Antique Original 1916 Cream Of Wheat Advertising Otto Schneider Rastus
An Icon Of Black Americana!
We ended up with a lot of 4 antique advertisements from the Cream of Wheat company. These were not only wonderful works of advertising art, but they also featured one of the most wildly and widely known icons of Black Americana “Rastus” the African-American Chef. If you like what you see, please stop by and check out the rest of our offerings. This is 3 of 4. Good Luck and Happy Bidding!
In this auction we have a great piece of Advertising Memorabilia and Black Americana all rolled into one. This is an advertising menu from the folks over at Cream of Wheat from 1919. The original artist for this is a wonderfully listed artist by the name of Otto Schneider. This one features Rastus and a little girl. She is eating her breakfast over a sign that reads, “Raised on Cream of Wheat.” This piece is in ok shape with some wrinkles and crinkles collected over time. You can see the edge of the piece under the frame lip and where it was removed from a magazing. The piece is framed and glazed to approx. 12″ x 15″, and the original art measures approx. 10 1/4″ x 13 3/4″. Good Luck! Here is bit of a bio about Otto Schneider:
Painter, illustrator, and printmaker, Otto Schneider studied at the Art Institute of Chicago, Art Students League in New York, and Academie Julian in Paris.
Selected exhibitions include the Louisiana Purchase Expo, St. Louis World’s Fair, 1904; Panama Pacific Exhibition, 1915; and the Art Institute of Chicago.
Here is a bit of history about Cream of Wheat:
Cream of Wheat is a brand of farina: a porridge-type breakfast food made from wheat semolina. It looks similar to grits, but is much smoother since it is made with ground wheat kernels instead of ground corn, so it does not have that gritty texture. It was first manufactured in the United States in 1893 by wheat millers in Grand Forks, North Dakota. The product made its debut at the 1893 World’s Columbian Exposition in Chicago, Illinois. Until January 2007, it was a Nabisco brand made by Kraft Foods. The brand and rights to market the cereal was acquired by B&G Foods.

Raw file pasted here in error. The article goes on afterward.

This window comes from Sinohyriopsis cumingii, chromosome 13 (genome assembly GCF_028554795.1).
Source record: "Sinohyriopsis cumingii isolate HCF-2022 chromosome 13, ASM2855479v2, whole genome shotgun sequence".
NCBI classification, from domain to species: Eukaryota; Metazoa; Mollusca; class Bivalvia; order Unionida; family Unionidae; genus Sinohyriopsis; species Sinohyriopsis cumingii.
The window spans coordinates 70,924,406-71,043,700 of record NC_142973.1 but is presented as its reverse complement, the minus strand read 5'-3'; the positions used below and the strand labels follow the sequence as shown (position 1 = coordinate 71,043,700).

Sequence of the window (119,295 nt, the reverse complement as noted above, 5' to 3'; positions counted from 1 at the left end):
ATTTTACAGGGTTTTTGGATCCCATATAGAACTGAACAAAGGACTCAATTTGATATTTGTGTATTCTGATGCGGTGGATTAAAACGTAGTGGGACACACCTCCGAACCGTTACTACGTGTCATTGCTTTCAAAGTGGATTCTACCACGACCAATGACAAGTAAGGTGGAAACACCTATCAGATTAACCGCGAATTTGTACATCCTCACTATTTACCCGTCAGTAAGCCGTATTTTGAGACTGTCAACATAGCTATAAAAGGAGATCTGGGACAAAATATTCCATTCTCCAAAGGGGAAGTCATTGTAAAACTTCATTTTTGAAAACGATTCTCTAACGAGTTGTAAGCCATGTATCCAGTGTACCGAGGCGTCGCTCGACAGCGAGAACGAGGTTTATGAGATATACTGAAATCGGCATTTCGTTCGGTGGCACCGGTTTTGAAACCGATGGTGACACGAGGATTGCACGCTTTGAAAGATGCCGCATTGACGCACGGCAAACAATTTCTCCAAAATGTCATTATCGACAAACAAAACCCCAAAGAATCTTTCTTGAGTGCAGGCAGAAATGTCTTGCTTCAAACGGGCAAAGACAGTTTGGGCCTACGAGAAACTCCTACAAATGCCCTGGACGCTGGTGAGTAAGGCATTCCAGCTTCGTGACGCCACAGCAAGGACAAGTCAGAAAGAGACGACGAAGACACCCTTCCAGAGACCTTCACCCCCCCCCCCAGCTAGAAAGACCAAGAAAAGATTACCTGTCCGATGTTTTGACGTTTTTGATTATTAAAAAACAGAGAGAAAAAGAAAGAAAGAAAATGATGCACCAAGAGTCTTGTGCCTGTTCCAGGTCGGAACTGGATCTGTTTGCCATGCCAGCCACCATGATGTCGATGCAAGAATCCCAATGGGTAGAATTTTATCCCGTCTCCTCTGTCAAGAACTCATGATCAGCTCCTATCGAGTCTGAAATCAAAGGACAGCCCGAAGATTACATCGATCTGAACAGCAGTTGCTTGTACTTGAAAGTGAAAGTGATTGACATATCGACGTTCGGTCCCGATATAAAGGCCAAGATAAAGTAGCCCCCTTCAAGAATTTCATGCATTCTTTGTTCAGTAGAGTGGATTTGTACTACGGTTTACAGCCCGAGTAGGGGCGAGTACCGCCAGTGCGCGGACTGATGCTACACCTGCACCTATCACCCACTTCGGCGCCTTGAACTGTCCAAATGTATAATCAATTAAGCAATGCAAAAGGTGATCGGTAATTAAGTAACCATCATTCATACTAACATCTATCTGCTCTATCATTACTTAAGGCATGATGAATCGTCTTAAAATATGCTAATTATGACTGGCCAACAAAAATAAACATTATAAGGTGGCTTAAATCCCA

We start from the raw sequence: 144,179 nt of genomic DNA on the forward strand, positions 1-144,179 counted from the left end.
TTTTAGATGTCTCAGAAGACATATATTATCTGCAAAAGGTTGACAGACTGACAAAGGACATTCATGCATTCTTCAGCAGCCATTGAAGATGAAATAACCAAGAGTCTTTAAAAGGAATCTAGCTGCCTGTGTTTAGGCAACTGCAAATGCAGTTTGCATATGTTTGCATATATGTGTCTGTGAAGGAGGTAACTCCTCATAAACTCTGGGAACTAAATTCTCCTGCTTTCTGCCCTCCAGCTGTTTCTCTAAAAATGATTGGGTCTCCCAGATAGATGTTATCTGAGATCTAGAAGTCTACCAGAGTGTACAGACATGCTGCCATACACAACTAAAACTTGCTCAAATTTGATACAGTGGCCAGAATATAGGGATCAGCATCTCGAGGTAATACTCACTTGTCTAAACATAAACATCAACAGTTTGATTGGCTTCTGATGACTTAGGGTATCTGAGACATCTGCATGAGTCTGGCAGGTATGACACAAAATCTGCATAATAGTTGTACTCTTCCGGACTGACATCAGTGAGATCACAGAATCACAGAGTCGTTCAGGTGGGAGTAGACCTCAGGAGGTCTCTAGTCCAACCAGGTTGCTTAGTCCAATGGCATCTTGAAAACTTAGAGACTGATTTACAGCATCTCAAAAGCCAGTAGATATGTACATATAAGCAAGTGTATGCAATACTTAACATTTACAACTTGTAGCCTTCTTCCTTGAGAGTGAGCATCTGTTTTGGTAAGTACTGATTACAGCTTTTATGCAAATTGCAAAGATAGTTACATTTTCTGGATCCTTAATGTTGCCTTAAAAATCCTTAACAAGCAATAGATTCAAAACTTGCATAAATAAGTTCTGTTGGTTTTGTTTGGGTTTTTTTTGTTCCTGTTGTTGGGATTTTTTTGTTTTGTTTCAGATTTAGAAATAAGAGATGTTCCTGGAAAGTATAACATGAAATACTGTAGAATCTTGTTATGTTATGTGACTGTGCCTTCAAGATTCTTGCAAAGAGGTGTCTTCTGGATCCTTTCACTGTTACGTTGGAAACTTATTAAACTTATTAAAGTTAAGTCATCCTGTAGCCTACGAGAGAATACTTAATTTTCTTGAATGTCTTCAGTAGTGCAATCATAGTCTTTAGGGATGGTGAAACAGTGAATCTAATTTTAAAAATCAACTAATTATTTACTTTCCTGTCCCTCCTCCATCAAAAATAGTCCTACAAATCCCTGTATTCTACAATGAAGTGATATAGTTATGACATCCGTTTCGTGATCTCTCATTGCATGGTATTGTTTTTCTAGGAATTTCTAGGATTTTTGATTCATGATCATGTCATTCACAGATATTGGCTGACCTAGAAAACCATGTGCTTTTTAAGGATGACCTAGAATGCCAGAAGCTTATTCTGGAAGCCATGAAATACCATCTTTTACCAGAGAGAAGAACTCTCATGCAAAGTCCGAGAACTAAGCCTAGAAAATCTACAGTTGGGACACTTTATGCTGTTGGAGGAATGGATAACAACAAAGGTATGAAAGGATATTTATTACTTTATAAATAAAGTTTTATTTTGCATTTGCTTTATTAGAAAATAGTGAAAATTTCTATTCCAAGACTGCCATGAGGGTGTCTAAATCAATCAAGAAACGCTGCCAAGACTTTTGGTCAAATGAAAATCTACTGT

In addition to its wheat-based products, the rice-based Cream of Rice is also produced as part of the product line, and is often a recommended early food for infants and toddlers and for people who can’t have wheat or gluten.
The original boxes of Cream of Wheat were handmade and lettered, and emblazoned with the image of an African-American chef produced by Emery Mapes. The character was named Rastus, and was developed by artist Edward V. Brewer. Rastus was included on all boxes and advertisements and continues to be used today with only very slight changes. A stereotypical African-American icon was fairly common for U.S. commercial brands at the time of the cereal’s creation; for other examples, see Aunt Jemima and Uncle Ben. It has long been thought that a chef named Frank L. White was the model for the chef shown on the Cream of Wheat box. White, who died in 1938 and is buried in Woodlawn Cemetery in Leslie, Michigan, had claimed to be the model for the Cream of Wheat box. In June 2007, a headstone was erected for Mr. White. The headstone contains his name and an etching taken from the man depicted on the Cream of Wheat box.